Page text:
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  • Estate Planning Transferring Property to Your Heirs

    MOAA PUBLICATIONS: YOUR RESOURCE FOR EVERY STAGE OF LIFE

  • Estate Planning: Transferring Property to Your Heirs

    Planning ahead to ensure your family is taken care of after you die is

    one of the most important things you can do. Develop a comprehensive

    estate plan to ensure orderly distribution of your assets, protect minor

    children, prepare for potential incapacity, and avoid costly probate fees

    and estate taxes. Certain payments and benefits will be available to your

    survivors, and it’s up to you to ensure they know how to apply for these

    programs and where to find answers to their questions. Call MOAA at

    (800) 234‑MOAA (6622) or email beninfo@moaa.org if you have ques‑

    tions or need clarification.

    Cover Illustration by Paul Vismara/Original Art Studios

  • MOAA 1

    Table of Contents

    Prepared by the Military Officers Association of America (MOAA). Copyright 2016. All rights reserved.

    No part of this book may be reproduced or transmitted without the express written consent of MOAA. To request additional copies for distribution, please call the MOAA Member Service Center at (800) 234-MOAA (6622).

    The information contained in this publication is intended for personal use by individuals who serve or who have served in the U.S. military and is not meant to substitute for legal or professional services. The regulations covering the entitlements discussed herein are constantly amended — the information within is current as of the publication date.

    Introduction ........................................................................................................ 3

    Chapter 1 �e Basics ........................................................................................ 4

    Chapter 2 How Assets Transfer ..................................................................... 6

    Chapter 3 Living Trusts: Pros and Cons ..................................................... 8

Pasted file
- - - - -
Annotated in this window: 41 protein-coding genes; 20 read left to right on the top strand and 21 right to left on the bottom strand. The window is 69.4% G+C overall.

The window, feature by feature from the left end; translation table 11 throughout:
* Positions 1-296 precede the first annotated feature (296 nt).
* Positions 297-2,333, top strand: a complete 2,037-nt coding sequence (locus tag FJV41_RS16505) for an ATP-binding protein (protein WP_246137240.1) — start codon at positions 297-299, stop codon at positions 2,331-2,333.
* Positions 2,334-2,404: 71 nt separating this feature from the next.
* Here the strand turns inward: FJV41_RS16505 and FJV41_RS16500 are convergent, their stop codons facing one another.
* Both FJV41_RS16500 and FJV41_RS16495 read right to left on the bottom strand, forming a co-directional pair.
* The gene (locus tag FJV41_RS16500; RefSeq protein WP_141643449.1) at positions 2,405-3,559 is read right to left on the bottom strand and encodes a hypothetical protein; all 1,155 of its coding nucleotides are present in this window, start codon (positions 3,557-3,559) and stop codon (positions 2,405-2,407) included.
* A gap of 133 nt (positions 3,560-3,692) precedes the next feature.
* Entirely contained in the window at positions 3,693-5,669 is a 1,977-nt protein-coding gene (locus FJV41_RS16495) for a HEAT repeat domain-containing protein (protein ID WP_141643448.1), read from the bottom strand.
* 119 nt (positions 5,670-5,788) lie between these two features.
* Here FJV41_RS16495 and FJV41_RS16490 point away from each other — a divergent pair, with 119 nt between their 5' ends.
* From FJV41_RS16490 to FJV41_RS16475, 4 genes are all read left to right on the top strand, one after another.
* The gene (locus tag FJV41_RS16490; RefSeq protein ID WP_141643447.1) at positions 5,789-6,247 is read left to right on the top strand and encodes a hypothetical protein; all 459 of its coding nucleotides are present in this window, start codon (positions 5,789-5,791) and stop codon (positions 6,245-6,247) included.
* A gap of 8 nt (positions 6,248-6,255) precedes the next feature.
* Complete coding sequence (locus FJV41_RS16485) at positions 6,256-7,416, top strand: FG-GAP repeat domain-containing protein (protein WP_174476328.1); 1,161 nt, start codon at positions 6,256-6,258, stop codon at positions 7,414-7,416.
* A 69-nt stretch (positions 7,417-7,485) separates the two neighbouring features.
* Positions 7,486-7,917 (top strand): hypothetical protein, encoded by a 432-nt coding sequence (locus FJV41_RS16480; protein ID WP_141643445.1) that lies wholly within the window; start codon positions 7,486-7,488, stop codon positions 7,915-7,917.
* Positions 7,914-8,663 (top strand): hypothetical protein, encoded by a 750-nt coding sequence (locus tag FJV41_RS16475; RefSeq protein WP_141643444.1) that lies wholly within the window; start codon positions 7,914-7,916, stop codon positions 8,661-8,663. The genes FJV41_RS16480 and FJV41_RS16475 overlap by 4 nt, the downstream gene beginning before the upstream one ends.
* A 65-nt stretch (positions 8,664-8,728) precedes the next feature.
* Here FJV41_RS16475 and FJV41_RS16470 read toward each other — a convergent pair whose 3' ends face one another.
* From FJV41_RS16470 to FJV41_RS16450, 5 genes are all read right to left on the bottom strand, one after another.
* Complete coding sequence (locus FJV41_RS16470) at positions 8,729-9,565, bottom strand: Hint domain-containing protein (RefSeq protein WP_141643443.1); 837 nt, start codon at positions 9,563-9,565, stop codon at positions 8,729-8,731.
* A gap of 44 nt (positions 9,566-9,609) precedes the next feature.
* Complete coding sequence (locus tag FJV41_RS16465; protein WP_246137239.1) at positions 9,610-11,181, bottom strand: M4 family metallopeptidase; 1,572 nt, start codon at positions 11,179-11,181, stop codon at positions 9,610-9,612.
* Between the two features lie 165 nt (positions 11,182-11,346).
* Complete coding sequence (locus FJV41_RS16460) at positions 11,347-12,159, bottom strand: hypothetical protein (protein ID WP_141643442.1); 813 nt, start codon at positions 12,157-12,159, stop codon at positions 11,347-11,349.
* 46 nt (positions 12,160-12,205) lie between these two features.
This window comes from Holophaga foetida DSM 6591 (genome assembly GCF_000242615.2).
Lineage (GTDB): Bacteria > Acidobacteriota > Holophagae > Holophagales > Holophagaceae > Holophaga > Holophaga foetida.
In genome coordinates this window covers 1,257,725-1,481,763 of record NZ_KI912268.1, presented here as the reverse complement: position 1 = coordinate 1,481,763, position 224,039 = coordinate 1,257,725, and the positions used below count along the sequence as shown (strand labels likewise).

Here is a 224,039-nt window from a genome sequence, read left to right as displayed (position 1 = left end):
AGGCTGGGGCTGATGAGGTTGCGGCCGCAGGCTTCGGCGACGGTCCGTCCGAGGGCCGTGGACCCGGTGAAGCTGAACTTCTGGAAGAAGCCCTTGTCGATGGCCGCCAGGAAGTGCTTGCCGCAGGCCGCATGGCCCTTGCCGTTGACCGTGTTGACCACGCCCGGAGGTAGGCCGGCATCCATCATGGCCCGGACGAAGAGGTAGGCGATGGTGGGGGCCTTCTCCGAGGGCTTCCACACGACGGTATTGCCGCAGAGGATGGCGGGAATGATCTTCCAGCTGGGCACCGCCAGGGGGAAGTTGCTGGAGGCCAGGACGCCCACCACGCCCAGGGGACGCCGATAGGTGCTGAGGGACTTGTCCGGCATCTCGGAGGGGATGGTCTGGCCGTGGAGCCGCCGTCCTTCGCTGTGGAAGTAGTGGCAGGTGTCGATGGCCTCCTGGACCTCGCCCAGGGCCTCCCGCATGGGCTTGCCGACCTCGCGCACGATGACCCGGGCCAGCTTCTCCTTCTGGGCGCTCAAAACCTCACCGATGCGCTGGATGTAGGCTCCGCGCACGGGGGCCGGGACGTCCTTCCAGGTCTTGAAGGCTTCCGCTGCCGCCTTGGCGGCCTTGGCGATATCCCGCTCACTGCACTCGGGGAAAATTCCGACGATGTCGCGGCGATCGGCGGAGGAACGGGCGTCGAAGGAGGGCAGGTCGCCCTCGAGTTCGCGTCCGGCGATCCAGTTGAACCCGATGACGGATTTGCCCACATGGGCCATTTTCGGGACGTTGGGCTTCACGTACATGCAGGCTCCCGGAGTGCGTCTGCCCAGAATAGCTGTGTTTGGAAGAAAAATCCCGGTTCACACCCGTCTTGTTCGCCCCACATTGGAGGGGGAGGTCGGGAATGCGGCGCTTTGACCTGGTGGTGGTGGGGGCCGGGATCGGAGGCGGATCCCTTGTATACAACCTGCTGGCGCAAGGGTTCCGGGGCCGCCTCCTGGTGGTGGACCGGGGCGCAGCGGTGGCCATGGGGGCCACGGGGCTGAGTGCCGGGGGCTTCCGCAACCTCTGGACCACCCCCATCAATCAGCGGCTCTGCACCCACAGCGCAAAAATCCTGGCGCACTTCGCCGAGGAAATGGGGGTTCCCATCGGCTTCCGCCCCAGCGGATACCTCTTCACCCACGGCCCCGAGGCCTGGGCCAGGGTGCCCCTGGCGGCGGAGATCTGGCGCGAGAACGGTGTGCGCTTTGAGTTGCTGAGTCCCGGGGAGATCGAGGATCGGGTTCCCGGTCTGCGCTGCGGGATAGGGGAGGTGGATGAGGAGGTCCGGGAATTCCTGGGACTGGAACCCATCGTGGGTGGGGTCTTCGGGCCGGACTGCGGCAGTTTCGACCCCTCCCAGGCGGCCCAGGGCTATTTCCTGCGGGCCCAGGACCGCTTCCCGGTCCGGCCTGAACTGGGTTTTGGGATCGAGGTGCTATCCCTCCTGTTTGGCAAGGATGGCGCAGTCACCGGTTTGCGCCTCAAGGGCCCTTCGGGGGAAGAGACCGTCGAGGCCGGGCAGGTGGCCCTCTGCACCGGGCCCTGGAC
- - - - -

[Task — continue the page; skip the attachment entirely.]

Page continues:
Chapter 4 Special Situations ........................................................................ 13

    Chapter 5 Lifetime Gi�ing ...................................................................... 14

    Chapter 6 Life-Stages Checklist ................................................................... 15

    Summary ................................................................................................... 16

  • 2 MOAA

  • MOAA 3

    Developing a coherent estate plan for the orderly distribution of your as- sets and the protection of minor children, planning for potential incapac- ity, and avoiding unnecessary — and costly — probate fees and estate taxes are key components of �nancial planning.

    Everyone — whether married or single, with or without minor children, multimillionaires or those of more modest means — should have at least a basic estate plan dra�ed by a skilled estate-planning attorney. Once in place, the plan should be reviewed periodically (at least every �ve years) or anytime a major life event occurs, including: • marriage/divorce/remarriage; • the birth or adoption of a child; • a substantial change in �nancial assets; • moving to a new state; or • retirement.

    You also should consider your children’s and grandchildren’s statuses. Proper estate planning also requires reviewing all of your assets and being aware of the appropriateness of your insurance needs (such as life and long term care), IRAs, Roth IRAs, 401(k) plans, and 529 plans. Depending on your particular needs and the size of your estate, an estate-planning team involves an insurance agent, a �nancial advisor, an accountant, and a lawyer.

    To dive deeper into any issues discussed in this guide, download and �ll out the MOAA Personal A�airs Action Guide workbook at www.moaa.org/infoexchange for additional information.

    Introduction

    Although there are do-it-yourself estate-planning kits available online and in bookstores, a small mistake

    or improper wording can be very costly. Therefore, the help of a competent estate- planning attorney often is critical to ensuring a valid and e�ective plan.

  • 4 MOAA

    WILLS �e basic building block of any estate plan is a will. At the simplest level, a will determines who receives your assets a�er death and nominates an executor (or a personal representative) to ensure your assets are distributed according to the terms of your will. If you have minor children (under the age of 18), a will also is used to appoint a guardian for those who have not yet reached the age of majority at your death. In addition, a minor’s trust usually is included to handle any assets inherited by an underage child. A minor’s trust designates a trustee to control the assets (using them for the bene�t of the minor) until the minor turns 21.